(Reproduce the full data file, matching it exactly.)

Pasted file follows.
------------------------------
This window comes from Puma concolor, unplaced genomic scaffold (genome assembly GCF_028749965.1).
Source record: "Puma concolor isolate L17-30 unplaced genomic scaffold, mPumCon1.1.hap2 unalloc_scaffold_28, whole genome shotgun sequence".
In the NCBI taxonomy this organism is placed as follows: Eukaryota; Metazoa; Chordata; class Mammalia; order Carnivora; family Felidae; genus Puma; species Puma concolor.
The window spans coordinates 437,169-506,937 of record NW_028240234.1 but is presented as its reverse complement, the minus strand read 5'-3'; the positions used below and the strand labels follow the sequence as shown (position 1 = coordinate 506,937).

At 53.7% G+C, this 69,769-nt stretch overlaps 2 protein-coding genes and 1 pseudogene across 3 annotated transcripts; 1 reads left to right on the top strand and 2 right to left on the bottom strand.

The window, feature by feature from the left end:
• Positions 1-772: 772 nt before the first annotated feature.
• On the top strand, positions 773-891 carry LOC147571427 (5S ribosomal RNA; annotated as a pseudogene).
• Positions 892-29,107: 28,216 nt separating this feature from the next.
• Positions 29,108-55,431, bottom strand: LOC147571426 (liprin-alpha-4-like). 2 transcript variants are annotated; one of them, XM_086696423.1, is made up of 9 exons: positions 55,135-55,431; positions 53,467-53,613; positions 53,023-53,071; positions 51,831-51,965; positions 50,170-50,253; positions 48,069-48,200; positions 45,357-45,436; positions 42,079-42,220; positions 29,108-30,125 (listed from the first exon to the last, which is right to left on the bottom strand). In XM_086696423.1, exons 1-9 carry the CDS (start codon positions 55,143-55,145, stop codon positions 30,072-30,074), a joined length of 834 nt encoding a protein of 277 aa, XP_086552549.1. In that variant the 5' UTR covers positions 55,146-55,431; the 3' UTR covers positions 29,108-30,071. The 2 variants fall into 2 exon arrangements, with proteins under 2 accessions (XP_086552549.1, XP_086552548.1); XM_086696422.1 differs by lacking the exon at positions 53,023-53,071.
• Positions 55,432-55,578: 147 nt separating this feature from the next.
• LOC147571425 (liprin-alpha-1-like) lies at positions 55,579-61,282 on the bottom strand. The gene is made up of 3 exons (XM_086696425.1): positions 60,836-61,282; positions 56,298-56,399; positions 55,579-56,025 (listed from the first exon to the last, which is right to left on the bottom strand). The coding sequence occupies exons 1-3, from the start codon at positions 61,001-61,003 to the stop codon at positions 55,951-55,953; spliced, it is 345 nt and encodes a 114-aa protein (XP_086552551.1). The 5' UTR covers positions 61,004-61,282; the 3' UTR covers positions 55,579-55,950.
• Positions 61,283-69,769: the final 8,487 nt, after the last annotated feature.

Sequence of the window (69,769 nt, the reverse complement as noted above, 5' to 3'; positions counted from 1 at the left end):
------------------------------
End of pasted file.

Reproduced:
This window comes from Puma concolor, unplaced genomic scaffold (genome assembly GCF_028749965.1).
Source record: "Puma concolor isolate L17-30 unplaced genomic scaffold, mPumCon1.1.hap2 unalloc_scaffold_28, whole genome shotgun sequence".
In the NCBI taxonomy this organism is placed as follows: Eukaryota; Metazoa; Chordata; class Mammalia; order Carnivora; family Felidae; genus Puma; species Puma concolor.
The window spans coordinates 437,169-506,937 of record NW_028240234.1 but is presented as its reverse complement, the minus strand read 5'-3'; the positions used below and the strand labels follow the sequence as shown (position 1 = coordinate 506,937).

At 53.7% G+C, this 69,769-nt stretch overlaps 2 protein-coding genes and 1 pseudogene across 3 annotated transcripts; 1 reads left to right on the top strand and 2 right to left on the bottom strand.

The window, feature by feature from the left end:
• Positions 1-772: 772 nt before the first annotated feature.
• On the top strand, positions 773-891 carry LOC147571427 (5S ribosomal RNA; annotated as a pseudogene).
• Positions 892-29,107: 28,216 nt separating this feature from the next.
• Positions 29,108-55,431, bottom strand: LOC147571426 (liprin-alpha-4-like). 2 transcript variants are annotated; one of them, XM_086696423.1, is made up of 9 exons: positions 55,135-55,431; positions 53,467-53,613; positions 53,023-53,071; positions 51,831-51,965; positions 50,170-50,253; positions 48,069-48,200; positions 45,357-45,436; positions 42,079-42,220; positions 29,108-30,125 (listed from the first exon to the last, which is right to left on the bottom strand). In XM_086696423.1, exons 1-9 carry the CDS (start codon positions 55,143-55,145, stop codon positions 30,072-30,074), a joined length of 834 nt encoding a protein of 277 aa, XP_086552549.1. In that variant the 5' UTR covers positions 55,146-55,431; the 3' UTR covers positions 29,108-30,071. The 2 variants fall into 2 exon arrangements, with proteins under 2 accessions (XP_086552549.1, XP_086552548.1); XM_086696422.1 differs by lacking the exon at positions 53,023-53,071.
• Positions 55,432-55,578: 147 nt separating this feature from the next.
• LOC147571425 (liprin-alpha-1-like) lies at positions 55,579-61,282 on the bottom strand. The gene is made up of 3 exons (XM_086696425.1): positions 60,836-61,282; positions 56,298-56,399; positions 55,579-56,025 (listed from the first exon to the last, which is right to left on the bottom strand). The coding sequence occupies exons 1-3, from the start codon at positions 61,001-61,003 to the stop codon at positions 55,951-55,953; spliced, it is 345 nt and encodes a 114-aa protein (XP_086552551.1). The 5' UTR covers positions 61,004-61,282; the 3' UTR covers positions 55,579-55,950.
• Positions 61,283-69,769: the final 8,487 nt, after the last annotated feature.

Sequence of the window (69,769 nt, the reverse complement as noted above, 5' to 3'; positions counted from 1 at the left end):